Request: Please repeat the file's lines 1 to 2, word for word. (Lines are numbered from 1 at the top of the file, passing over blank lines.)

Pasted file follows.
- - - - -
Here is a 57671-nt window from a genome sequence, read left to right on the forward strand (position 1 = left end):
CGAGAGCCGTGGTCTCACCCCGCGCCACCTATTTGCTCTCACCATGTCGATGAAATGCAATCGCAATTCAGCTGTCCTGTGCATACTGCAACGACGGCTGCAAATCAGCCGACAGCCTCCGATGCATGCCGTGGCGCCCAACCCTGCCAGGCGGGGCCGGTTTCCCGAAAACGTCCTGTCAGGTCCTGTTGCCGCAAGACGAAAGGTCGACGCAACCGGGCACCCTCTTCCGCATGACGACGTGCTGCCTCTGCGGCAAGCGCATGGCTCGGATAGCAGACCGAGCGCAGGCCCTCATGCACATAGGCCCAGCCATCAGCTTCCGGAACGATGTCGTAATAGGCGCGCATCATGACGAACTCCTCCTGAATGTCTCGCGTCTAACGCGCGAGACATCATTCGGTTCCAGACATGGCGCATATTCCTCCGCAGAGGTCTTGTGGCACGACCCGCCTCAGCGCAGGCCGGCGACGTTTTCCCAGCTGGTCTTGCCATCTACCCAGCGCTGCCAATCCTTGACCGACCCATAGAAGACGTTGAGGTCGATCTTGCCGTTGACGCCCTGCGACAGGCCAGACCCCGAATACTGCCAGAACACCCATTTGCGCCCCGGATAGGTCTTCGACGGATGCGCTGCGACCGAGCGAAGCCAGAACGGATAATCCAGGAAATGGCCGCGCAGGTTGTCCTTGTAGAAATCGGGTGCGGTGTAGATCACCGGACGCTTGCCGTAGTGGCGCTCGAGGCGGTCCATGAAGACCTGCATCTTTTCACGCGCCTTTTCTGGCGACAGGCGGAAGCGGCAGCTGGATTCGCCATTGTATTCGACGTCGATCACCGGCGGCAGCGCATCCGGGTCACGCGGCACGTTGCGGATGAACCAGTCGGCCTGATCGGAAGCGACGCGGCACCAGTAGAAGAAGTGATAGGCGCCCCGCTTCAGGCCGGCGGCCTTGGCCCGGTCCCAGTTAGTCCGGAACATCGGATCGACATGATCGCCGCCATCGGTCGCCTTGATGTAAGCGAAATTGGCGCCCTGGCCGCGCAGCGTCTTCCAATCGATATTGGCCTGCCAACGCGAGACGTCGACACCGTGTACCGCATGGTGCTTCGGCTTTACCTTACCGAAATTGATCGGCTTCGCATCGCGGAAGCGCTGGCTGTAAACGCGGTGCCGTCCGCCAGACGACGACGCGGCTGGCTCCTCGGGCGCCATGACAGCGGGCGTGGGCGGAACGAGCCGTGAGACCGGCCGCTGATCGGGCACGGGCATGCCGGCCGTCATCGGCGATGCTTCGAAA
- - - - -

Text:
Here is a 57671-nt window from a genome sequence, read left to right on the forward strand (position 1 = left end):
CGAGAGCCGTGGTCTCACCCCGCGCCACCTATTTGCTCTCACCATGTCGATGAAATGCAATCGCAATTCAGCTGTCCTGTGCATACTGCAACGACGGCTGCAAATCAGCCGACAGCCTCCGATGCATGCCGTGGCGCCCAACCCTGCCAGGCGGGGCCGGTTTCCCGAAAACGTCCTGTCAGGTCCTGTTGCCGCAAGACGAAAGGTCGACGCAACCGGGCACCCTCTTCCGCATGACGACGTGCTGCCTCTGCGGCAAGCGCATGGCTCGGATAGCAGACCGAGCGCAGGCCCTCATGCACATAGGCCCAGCCATCAGCTTCCGGAACGATGTCGTAATAGGCGCGCATCATGACGAACTCCTCCTGAATGTCTCGCGTCTAACGCGCGAGACATCATTCGGTTCCAGACATGGCGCATATTCCTCCGCAGAGGTCTTGTGGCACGACCCGCCTCAGCGCAGGCCGGCGACGTTTTCCCAGCTGGTCTTGCCATCTACCCAGCGCTGCCAATCCTTGACCGACCCATAGAAGACGTTGAGGTCGATCTTGCCGTTGACGCCCTGCGACAGGCCAGACCCCGAATACTGCCAGAACACCCATTTGCGCCCCGGATAGGTCTTCGACGGATGCGCTGCGACCGAGCGAAGCCAGAACGGATAATCCAGGAAATGGCCGCGCAGGTTGTCCTTGTAGAAATCGGGTGCGGTGTAGATCACCGGACGCTTGCCGTAGTGGCGCTCGAGGCGGTCCATGAAGACCTGCATCTTTTCACGCGCCTTTTCTGGCGACAGGCGGAAGCGGCAGCTGGATTCGCCATTGTATTCGACGTCGATCACCGGCGGCAGCGCATCCGGGTCACGCGGCACGTTGCGGATGAACCAGTCGGCCTGATCGGAAGCGACGCGGCACCAGTAGAAGAAGTGATAGGCGCCCCGCTTCAGGCCGGCGGCCTTGGCCCGGTCCCAGTTAGTCCGGAACATCGGATCGACATGATCGCCGCCATCGGTCGCCTTGATGTAAGCGAAATTGGCGCCCTGGCCGCGCAGCGTCTTCCAATCGATATTGGCCTGCCAACGCGAGACGTCGACACCGTGTACCGCATGGTGCTTCGGCTTTACCTTACCGAAATTGATCGGCTTCGCATCGCGGAAGCGCTGGCTGTAAACGCGGTGCCGTCCGCCAGACGACGACGCGGCTGGCTCCTCGGGCGCCATGACAGCGGGCGTGGGCGGAACGAGCCGTGAGACCGGCCGCTGATCGGGCACGGGCATGCCGGCCGTCATCGGCGATGCTTCGAAA